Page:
We have gained years of experience in these areas through government contracts and commercial projects. We developed engineering models for the above release scenarios encapsulating the most up to date calculation methods as well as our expertise. We provide consulting services based on these models to investigate such occurrences.
For a major import terminal, we estimated the probability of overpressurizing an LNG tank. Using fault-tree analysis, this probability was related to the failure rates of individual components (such as relief valves and pressure sensors) and to operator errors. Thus, we identified likely failure modes and means to mitigate them.
For a number of commercial clients, we carried out risk analyses of the processing, storage and shipments of oil/LNG/LPG and various hazardous materials. For example we used fault tree analysis to relate the probability for overfilling an LNG tanker truck to the failure rates of equipment such as level gages, pressure sensors (etc.) and to operator errors. Also, we used modeling to characterize the consequence of a range of fire and explosion accidents including fire and explosion and the thermal or overpressure fields surrounding them that lead to damage. We calculated the hazard zones for thermal damage, building collapse, window breakage, etc.
For the commercial space program, we modeled the fire, explosion, and toxic dispersion for hazards associated with accidental releases of propellants during pre-launch and launch operations. We examined liquid and solid rocket motors, and hybrid engines in the Atlas-Centaur, Titan, Delta and AMROC systems. The propellants included liquid oxygen and hydrogen, hydrazine compounds and nitrogen tetroxide. The analysis covered handling, transportation, storage and launch operations of liquid and solid propellants. To determine risk acceptability, the frequency and consequences of potential accidents were compared with historical data for hazardous materials associated with more common activities such as industrial and transportation accidents.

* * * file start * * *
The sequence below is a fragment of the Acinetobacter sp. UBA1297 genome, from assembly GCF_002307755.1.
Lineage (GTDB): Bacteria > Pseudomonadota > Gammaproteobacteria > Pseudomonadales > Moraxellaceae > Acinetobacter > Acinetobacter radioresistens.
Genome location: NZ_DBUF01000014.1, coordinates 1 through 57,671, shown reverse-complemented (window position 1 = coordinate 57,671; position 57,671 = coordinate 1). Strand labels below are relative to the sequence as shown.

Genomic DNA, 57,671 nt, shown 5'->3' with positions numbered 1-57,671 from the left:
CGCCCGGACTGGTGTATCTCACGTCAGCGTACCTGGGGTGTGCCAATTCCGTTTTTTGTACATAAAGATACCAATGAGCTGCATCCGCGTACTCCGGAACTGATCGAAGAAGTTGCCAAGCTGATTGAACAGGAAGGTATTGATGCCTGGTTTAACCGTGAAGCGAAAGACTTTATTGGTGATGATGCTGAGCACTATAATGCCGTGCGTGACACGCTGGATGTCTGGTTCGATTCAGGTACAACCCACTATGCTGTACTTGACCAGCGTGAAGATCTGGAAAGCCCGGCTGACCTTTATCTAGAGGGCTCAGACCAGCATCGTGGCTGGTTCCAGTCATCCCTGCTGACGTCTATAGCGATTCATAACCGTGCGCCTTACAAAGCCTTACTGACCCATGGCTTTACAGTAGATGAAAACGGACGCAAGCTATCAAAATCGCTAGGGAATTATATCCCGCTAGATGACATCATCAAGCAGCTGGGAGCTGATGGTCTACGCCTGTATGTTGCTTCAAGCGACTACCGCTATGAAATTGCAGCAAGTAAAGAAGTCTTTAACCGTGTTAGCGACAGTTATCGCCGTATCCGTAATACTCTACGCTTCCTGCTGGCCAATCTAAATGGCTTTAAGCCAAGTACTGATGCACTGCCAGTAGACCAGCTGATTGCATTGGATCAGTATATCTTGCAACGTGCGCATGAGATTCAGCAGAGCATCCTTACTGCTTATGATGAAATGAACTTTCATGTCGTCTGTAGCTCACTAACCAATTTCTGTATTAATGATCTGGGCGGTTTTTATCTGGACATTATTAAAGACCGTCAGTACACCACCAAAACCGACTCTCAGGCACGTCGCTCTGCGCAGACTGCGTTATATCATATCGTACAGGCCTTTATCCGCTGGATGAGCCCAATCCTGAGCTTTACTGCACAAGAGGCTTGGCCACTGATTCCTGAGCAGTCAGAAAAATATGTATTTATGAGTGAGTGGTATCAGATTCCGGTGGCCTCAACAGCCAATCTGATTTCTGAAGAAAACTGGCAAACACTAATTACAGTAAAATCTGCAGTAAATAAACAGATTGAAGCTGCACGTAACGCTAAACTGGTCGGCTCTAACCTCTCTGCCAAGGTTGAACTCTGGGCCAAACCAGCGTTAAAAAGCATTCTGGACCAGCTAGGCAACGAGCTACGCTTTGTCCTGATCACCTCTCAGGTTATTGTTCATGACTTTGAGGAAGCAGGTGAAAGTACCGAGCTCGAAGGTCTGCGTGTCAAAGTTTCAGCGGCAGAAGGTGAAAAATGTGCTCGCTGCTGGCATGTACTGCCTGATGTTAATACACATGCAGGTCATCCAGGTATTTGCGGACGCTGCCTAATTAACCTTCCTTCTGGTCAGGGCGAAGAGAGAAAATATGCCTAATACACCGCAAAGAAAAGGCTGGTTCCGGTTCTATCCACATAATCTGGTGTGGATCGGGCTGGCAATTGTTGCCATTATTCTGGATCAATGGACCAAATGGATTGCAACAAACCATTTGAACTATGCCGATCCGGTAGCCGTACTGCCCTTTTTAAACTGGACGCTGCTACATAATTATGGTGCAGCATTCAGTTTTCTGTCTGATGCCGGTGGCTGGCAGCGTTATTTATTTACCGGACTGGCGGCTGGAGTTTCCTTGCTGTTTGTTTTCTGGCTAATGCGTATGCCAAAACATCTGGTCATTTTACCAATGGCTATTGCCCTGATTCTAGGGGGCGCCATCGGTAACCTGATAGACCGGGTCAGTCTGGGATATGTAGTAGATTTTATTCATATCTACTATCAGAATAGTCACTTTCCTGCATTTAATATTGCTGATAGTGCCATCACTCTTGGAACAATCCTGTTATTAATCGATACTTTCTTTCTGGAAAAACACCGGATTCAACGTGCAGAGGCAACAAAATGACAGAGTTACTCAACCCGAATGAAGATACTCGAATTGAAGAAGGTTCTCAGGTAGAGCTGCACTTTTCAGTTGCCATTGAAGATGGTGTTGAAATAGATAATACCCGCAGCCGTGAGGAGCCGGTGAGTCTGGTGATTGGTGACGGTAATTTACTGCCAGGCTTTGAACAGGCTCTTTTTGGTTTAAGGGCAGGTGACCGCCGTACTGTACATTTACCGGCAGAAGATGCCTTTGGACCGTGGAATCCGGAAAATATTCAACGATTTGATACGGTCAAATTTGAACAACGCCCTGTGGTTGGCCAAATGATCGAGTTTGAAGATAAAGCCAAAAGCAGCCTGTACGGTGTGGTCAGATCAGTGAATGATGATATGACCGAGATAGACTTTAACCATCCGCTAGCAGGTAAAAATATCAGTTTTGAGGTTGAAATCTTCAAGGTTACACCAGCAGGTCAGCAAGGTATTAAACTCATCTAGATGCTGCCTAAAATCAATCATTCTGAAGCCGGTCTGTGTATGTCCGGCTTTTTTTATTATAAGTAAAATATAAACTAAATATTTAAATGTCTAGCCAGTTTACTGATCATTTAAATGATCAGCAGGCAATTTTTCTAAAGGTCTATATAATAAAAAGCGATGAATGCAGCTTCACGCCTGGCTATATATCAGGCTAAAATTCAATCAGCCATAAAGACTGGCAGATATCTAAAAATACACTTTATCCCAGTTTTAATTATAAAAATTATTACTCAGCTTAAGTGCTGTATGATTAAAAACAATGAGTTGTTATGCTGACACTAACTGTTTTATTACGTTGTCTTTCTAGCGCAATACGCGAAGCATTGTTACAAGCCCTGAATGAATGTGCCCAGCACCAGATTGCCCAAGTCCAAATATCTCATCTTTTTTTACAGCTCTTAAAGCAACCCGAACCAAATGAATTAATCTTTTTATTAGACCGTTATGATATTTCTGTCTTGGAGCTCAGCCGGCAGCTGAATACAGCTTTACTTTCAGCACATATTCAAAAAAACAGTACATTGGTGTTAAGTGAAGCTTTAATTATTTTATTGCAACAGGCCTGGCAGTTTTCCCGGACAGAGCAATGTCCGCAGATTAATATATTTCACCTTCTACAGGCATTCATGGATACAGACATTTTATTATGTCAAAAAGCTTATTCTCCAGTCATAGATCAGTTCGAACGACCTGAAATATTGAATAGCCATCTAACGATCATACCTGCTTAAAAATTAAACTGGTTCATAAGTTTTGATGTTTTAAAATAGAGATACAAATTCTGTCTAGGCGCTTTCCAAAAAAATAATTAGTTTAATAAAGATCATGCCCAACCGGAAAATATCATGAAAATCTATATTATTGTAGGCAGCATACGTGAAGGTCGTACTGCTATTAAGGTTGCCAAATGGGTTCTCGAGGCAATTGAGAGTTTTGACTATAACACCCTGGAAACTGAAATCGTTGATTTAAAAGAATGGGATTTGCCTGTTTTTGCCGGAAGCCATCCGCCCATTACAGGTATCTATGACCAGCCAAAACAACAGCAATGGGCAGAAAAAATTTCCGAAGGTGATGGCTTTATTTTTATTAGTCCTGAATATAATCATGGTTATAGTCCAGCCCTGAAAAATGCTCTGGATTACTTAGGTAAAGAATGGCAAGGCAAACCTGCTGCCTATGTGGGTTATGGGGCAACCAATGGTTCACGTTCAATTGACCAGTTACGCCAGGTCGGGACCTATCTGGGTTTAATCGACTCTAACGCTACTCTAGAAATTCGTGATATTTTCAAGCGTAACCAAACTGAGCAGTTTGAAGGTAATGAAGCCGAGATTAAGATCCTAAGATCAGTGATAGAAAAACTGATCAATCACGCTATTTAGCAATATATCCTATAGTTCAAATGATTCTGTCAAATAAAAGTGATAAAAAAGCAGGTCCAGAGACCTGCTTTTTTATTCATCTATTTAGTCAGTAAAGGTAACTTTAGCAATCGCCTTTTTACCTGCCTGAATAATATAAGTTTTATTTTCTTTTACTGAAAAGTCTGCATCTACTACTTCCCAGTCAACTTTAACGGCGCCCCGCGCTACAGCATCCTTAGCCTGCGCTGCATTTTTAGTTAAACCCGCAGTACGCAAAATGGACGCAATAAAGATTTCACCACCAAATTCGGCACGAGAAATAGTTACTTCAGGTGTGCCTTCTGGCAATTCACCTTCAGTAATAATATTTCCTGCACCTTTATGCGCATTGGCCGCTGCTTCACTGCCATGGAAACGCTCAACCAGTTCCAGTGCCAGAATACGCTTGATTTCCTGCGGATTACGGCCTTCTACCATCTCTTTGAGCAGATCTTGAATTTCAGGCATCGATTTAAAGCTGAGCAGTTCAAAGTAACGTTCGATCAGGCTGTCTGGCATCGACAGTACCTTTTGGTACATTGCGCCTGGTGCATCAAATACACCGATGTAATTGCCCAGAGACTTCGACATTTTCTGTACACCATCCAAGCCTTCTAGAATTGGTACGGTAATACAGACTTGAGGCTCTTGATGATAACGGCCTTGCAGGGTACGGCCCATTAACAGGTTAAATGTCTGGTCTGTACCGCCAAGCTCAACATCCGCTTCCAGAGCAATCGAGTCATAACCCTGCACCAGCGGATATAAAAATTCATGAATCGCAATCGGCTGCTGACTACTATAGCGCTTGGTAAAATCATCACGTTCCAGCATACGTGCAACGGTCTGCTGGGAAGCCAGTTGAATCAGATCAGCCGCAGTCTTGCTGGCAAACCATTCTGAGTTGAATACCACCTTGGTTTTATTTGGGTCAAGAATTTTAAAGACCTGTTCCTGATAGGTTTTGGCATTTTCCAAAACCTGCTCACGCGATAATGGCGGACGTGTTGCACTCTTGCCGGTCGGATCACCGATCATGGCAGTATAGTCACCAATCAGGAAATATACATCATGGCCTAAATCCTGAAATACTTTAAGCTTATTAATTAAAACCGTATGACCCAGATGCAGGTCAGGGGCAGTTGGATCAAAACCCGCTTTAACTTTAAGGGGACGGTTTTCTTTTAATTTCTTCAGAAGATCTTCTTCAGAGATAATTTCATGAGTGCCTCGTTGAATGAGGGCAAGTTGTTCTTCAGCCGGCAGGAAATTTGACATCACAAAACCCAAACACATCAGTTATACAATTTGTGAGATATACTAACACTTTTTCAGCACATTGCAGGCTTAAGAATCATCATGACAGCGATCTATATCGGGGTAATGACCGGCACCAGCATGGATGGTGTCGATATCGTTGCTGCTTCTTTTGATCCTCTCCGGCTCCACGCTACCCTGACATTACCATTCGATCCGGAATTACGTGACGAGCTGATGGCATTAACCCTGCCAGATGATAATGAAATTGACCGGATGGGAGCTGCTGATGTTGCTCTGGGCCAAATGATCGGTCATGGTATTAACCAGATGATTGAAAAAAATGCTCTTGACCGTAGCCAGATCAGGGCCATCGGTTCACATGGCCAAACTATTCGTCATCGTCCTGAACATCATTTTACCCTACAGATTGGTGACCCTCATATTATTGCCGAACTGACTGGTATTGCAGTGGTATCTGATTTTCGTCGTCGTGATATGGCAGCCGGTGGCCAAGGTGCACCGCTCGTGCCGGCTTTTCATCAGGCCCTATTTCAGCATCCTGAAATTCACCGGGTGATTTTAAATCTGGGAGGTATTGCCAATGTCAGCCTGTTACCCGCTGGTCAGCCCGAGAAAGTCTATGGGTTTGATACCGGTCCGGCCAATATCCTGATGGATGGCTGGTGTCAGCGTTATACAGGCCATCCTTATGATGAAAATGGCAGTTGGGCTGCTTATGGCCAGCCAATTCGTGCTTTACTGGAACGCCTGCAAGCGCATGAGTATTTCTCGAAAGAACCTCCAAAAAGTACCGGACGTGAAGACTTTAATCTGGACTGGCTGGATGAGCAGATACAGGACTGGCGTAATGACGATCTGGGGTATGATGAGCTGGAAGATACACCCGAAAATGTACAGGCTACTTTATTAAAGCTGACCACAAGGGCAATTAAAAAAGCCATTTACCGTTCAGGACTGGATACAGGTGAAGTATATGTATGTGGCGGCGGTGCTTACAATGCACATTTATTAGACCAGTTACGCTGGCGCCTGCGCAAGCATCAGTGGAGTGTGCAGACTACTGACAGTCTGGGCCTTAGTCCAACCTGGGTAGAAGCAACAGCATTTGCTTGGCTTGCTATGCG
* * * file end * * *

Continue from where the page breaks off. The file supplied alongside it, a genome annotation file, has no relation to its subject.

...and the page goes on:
For Saudi Arabia's government, we surveyed the safety and pollution needs and practices of the bunkering industry. This included the inspection of on-shore hydrants, barges and off-shore platforms. We reviewed their designs, operating procedures, fire mitigation systems, and emergency plans, and outlined guidelines for their operation and monitoring.
For the rail transport of radioactive waste, we outlined design fire scenarios that should be withstood by the cask. We based them on a review of historical accidents, hypothetical scenarios and the requirements for other rail cars. We analyzed the thermal response of the cask to assess structural integrity over the fire durations.
For a major US transit authority, we modeled the growth of an undercar fire. The burning rate was assumed to follow a power law involved initially the polyurethane insulation in the wall cavity, then the melamine panels, then the remaining combustible materials in the car. Two flow fields were analyzed. First, a fire-induced two-layer system with products of combustion moving away from the fire at the top layer, and fresh. air moving towards the fire at the bottom. Second, a ventilation fan-induced (forced convection) flow field consisting of a single plug flow-type gas layer which contained initially fresh air, but then, as it passed over the fire zone, it carried along the products of combustion. For each flow field, the build-up of smoke and heat was estimated as a function of time at various locations inside the tunnel--until lethal conditions were reached.
For a number of commercial clients, we carried out risk analysis studies covering oil/LNG/LPG operations, and shipments of hazardous materials by various transportation systems. These studies consisted of four elements. First, we identified the major types of accidents and their qualitative features. Second, we estimated the probability of these accidents using fault-tree analysis. Third, we quantified the consequences of the accidents in terms of fire, BLEVEs, explosion, dispersion and the hazard distance in each case. Forth, we developed risk profiles that integrated probability and severity and allowed us to evaluate various mitigation options.